Survivor: Great Slave Lake
Trip Start Apr 10, 2005
25Trip End Dec 20, 2005
We hung out in Yellowknife for a bit over a week in hopes that Chuck would be able to make arrangements for us to charter a Beaver float plane. We were thrilled to find out that a plane would be available for the weekend, and we would go for a Saturday night camp out in the bush. We were joined by Karen (Chuck's fiancee) and Hooman and Andrea (friends of theirs, Hooman also works with Chuck) and we flew out to Karen's boss's hunting cabin. Sammy was pretty afraid when the propeller started, and he quivered for the whole flight. Traicee was pretty scared too and became pretty nauseated as we went along. The scenery from the air was stunning - the landscape dotted with lakes, the aspens turning yellow and the rolling rocky surfaces. When we got to the lake with the cabin, we saw from overhead that people were already there, and Chuck radioed down and found out they hadn't left on their hunting trip yet, so we decided to head out to the East Arm of Great Slave Lake, the second destination that we'd gotten a quote for
Sunday morning was amazing as well, and we hiked up the cliffs to see the views from the top. The skies cleared a bit in the afternoon and the winds started picking up. I suppose it was around this time when things started turning downhill a bit. It wasn't long before the winds that had picked up also brought along some stronger waves into our beach, and those waves pushed the airplane to the side, yanking out one of the anchor stakes from the sand. Chuck ran to the plane to turn it on to try and align it again, perpendicular to the beach, but by the time he got there, the left float had beached itself and the prop wouldn't pull the plane off the sand. All of us tried to pull the 5000 lb plane to straighten it, but that was a futile effort too
The plane wasn't completely parallel with the shore, and we helped Chuck do everything possible to keep the plane from twisting any more. When the plane started to move around too much and the right float started bashing into unseen rocks below, Chuck decided to sink that float to anchor the boat and minimize damage.
While our situation wasn't great, we weren't really too concerned about hanging out an extra night. Thankfully we over-packed for our overnight trip and had enough food for the whole day. Our bigger concern was really for Chuck and Hooman, because not only was it bad for them work-wise that we were in this predicament (it isn't usual for pilots to charter planes from their company for fun and this would certainly put an end to that practice for others) but it was compounded because we had gone outside normal protocol and didn't let the airline dispatch know that we had changed destinations in a timely fashion. At this point we all realize that their jobs are on the line.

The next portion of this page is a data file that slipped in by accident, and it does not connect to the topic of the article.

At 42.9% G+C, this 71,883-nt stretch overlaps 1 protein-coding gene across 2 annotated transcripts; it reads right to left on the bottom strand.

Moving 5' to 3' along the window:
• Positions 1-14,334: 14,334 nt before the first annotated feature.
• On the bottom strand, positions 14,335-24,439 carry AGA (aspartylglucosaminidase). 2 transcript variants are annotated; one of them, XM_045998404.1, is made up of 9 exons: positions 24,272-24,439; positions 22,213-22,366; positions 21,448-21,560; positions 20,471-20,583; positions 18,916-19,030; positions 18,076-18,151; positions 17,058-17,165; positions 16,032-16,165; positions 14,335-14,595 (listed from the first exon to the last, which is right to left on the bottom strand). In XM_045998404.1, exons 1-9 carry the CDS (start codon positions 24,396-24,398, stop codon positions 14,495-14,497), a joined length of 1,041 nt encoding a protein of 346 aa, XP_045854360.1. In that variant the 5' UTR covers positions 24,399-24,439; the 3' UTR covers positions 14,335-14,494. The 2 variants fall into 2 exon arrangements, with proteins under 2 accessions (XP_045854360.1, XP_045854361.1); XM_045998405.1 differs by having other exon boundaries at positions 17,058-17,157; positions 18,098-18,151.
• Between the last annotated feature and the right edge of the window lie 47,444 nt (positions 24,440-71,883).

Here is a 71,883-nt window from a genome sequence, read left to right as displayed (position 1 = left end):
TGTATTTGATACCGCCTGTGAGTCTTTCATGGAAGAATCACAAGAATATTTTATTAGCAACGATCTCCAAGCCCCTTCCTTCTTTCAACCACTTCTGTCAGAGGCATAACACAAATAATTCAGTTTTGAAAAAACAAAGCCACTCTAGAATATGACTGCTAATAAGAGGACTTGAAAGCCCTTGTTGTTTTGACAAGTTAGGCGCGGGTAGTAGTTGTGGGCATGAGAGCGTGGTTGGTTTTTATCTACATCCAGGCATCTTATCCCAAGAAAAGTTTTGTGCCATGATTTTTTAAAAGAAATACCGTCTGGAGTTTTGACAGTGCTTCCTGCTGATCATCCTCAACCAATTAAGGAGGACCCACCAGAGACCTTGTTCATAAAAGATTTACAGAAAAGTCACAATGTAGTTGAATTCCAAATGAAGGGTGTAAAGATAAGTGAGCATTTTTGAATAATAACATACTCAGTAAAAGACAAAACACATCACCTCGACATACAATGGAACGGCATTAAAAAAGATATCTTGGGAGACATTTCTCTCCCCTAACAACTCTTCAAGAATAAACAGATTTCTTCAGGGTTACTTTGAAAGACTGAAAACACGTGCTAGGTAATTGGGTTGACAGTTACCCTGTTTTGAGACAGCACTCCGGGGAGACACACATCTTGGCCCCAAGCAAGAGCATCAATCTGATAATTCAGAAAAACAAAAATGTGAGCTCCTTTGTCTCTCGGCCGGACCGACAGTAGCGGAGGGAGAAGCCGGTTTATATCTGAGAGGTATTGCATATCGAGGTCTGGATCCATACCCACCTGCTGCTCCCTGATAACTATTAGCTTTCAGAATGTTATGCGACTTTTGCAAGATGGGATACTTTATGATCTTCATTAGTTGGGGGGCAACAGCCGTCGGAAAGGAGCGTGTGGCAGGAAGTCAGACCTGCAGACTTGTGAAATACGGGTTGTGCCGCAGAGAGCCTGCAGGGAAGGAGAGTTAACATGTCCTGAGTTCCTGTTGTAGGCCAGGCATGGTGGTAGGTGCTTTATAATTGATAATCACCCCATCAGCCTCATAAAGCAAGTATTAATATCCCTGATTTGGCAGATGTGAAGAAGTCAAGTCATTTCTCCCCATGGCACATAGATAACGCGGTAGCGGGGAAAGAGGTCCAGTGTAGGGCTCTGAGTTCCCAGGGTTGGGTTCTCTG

We each took 2 hour watch shifts through the night, as the waves worsened to 6 foot swells with large rollers and wicked curls and we needed to check the plane every 15 or 20 minutes. By this point we had moved our camp off the beach to shelter ourselves from the winds, and it was a good thing we did because by the middle of the night, our former tent sites and campfire circle were underwater. The sunken right float started to get pulled outward from the beach a little, which at first we were happy with, hoping it would bring the boat back out to water, but then it became a problem because the sunken float was falling off the sandy shelf and the plane was starting to tip slightly. The boys literally spent hours out in the cold waters, standing on the floats and hand pumping the water from them while waves up to their necks smashed the boat. In the meantime the girls worked to acquire enough firewood to keep a warm fire going so they could warm up and dry their clothes. By early morning Chuck knew that things weren't getting better, and with the food and chain oil depleted, things would get worse for all of us quite quickly. He called in on the Satellite phone to report back to work, the situation both with us, the passengers, and with the plane. He was extremely worried he was going to lose the plane - I don't think extremely is a sufficient word here. He was exceedingly stressed, but despite this he kept it together, kept his head on his shoulders and made good decisions in the wake of that first decision which had clearly turned out badly